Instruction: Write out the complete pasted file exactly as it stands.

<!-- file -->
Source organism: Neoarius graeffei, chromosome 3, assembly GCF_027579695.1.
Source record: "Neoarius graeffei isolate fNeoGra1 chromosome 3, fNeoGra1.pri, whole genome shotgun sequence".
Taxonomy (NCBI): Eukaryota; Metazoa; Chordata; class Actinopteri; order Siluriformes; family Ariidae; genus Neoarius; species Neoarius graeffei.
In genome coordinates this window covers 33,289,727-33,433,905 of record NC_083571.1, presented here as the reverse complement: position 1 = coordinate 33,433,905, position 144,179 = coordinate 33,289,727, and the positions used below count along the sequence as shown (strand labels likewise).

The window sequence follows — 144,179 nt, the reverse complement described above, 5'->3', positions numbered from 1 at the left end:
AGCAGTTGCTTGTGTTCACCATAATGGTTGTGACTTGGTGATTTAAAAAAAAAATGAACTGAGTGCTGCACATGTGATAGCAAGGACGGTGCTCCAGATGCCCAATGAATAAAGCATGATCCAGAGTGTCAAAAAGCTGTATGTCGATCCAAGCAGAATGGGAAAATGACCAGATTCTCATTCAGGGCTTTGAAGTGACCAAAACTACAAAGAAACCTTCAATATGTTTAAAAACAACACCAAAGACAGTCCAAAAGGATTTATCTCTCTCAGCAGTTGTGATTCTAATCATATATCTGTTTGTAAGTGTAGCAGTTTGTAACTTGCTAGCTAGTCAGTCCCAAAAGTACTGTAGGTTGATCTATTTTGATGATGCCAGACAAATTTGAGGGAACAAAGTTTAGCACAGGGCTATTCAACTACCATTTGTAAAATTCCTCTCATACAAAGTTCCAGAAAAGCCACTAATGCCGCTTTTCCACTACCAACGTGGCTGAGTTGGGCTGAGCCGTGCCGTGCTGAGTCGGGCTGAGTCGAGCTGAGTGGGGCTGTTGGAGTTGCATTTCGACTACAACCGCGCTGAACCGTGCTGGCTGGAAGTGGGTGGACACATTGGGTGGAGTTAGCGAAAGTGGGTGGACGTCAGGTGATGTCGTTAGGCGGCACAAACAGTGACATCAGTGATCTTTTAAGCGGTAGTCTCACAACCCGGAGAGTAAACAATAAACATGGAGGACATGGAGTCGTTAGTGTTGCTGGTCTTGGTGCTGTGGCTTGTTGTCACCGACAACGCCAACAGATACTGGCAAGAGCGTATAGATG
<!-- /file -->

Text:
Source organism: Neoarius graeffei, chromosome 3, assembly GCF_027579695.1.
Source record: "Neoarius graeffei isolate fNeoGra1 chromosome 3, fNeoGra1.pri, whole genome shotgun sequence".
Taxonomy (NCBI): Eukaryota; Metazoa; Chordata; class Actinopteri; order Siluriformes; family Ariidae; genus Neoarius; species Neoarius graeffei.
In genome coordinates this window covers 33,289,727-33,433,905 of record NC_083571.1, presented here as the reverse complement: position 1 = coordinate 33,433,905, position 144,179 = coordinate 33,289,727, and the positions used below count along the sequence as shown (strand labels likewise).

The window sequence follows — 144,179 nt, the reverse complement described above, 5'->3', positions numbered from 1 at the left end:
AGCAGTTGCTTGTGTTCACCATAATGGTTGTGACTTGGTGATTTAAAAAAAAAATGAACTGAGTGCTGCACATGTGATAGCAAGGACGGTGCTCCAGATGCCCAATGAATAAAGCATGATCCAGAGTGTCAAAAAGCTGTATGTCGATCCAAGCAGAATGGGAAAATGACCAGATTCTCATTCAGGGCTTTGAAGTGACCAAAACTACAAAGAAACCTTCAATATGTTTAAAAACAACACCAAAGACAGTCCAAAAGGATTTATCTCTCTCAGCAGTTGTGATTCTAATCATATATCTGTTTGTAAGTGTAGCAGTTTGTAACTTGCTAGCTAGTCAGTCCCAAAAGTACTGTAGGTTGATCTATTTTGATGATGCCAGACAAATTTGAGGGAACAAAGTTTAGCACAGGGCTATTCAACTACCATTTGTAAAATTCCTCTCATACAAAGTTCCAGAAAAGCCACTAATGCCGCTTTTCCACTACCAACGTGGCTGAGTTGGGCTGAGCCGTGCCGTGCTGAGTCGGGCTGAGTCGAGCTGAGTGGGGCTGTTGGAGTTGCATTTCGACTACAACCGCGCTGAACCGTGCTGGCTGGAAGTGGGTGGACACATTGGGTGGAGTTAGCGAAAGTGGGTGGACGTCAGGTGATGTCGTTAGGCGGCACAAACAGTGACATCAGTGATCTTTTAAGCGGTAGTCTCACAACCCGGAGAGTAAACAATAAACATGGAGGACATGGAGTCGTTAGTGTTGCTGGTCTTGGTGCTGTGGCTTGTTGTCACCGACAACGCCAACAGATACTGGCAAGAGCGTATAGATG